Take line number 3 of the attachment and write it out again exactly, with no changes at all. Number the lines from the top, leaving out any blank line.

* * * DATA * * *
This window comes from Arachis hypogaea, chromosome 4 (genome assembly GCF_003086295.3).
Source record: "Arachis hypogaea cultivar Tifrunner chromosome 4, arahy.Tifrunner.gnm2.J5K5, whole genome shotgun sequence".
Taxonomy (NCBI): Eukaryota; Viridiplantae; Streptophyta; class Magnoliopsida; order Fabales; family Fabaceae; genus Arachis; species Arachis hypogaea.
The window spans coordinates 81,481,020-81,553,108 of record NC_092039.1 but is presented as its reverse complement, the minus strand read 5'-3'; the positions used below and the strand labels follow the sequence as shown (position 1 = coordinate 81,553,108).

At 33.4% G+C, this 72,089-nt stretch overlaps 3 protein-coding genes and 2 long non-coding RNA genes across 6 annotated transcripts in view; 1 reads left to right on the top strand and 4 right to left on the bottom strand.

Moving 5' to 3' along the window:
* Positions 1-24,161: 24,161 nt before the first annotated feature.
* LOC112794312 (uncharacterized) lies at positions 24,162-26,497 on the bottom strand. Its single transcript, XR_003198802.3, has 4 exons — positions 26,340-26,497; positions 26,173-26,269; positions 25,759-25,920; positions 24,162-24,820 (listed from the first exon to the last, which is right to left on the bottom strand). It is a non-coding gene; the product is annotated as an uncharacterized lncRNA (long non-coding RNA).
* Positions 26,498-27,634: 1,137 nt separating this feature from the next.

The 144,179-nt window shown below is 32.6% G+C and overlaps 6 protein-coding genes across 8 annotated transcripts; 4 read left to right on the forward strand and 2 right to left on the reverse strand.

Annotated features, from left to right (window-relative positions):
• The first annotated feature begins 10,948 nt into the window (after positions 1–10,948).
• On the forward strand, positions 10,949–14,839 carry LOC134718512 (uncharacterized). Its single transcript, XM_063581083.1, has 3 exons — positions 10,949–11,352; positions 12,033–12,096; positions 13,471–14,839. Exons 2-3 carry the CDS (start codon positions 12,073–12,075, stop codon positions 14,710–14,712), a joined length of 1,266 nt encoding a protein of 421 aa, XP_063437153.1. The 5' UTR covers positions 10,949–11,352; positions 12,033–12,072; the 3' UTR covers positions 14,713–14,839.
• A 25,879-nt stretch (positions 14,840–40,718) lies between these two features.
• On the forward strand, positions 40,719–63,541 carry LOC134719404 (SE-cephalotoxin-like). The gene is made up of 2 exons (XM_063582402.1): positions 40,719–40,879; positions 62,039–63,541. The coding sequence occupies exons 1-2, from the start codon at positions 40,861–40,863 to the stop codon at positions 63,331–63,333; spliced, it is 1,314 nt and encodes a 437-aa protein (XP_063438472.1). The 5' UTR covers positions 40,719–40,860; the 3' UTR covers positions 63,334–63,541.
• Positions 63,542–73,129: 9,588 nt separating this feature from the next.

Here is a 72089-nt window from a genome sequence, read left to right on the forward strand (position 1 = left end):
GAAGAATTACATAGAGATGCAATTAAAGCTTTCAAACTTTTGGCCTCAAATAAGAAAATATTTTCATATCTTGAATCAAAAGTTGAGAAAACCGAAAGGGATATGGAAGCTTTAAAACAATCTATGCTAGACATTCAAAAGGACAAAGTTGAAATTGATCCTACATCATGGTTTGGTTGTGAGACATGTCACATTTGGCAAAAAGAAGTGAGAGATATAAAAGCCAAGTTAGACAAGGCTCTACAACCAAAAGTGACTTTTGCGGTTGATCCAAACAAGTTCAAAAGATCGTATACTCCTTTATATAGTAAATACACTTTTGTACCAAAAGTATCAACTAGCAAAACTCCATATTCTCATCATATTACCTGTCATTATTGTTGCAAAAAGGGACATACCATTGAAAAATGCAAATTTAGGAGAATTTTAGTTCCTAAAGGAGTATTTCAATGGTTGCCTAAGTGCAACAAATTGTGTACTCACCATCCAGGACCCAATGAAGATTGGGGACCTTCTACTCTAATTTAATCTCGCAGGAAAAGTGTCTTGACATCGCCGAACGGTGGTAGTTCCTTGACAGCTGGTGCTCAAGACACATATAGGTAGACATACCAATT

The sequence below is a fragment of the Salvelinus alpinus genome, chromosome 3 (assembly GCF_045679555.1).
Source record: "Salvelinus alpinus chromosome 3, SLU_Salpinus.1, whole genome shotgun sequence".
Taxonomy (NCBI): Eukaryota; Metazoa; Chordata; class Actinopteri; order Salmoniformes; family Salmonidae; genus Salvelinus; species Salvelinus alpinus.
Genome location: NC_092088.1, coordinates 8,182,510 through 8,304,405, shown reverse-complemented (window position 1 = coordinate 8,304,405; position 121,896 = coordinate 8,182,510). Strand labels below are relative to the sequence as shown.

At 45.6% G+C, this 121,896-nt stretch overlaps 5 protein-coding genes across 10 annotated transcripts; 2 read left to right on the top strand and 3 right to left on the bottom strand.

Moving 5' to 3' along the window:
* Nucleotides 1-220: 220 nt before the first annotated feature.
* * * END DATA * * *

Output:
Taxonomy (NCBI): Eukaryota; Viridiplantae; Streptophyta; class Magnoliopsida; order Fabales; family Fabaceae; genus Arachis; species Arachis hypogaea.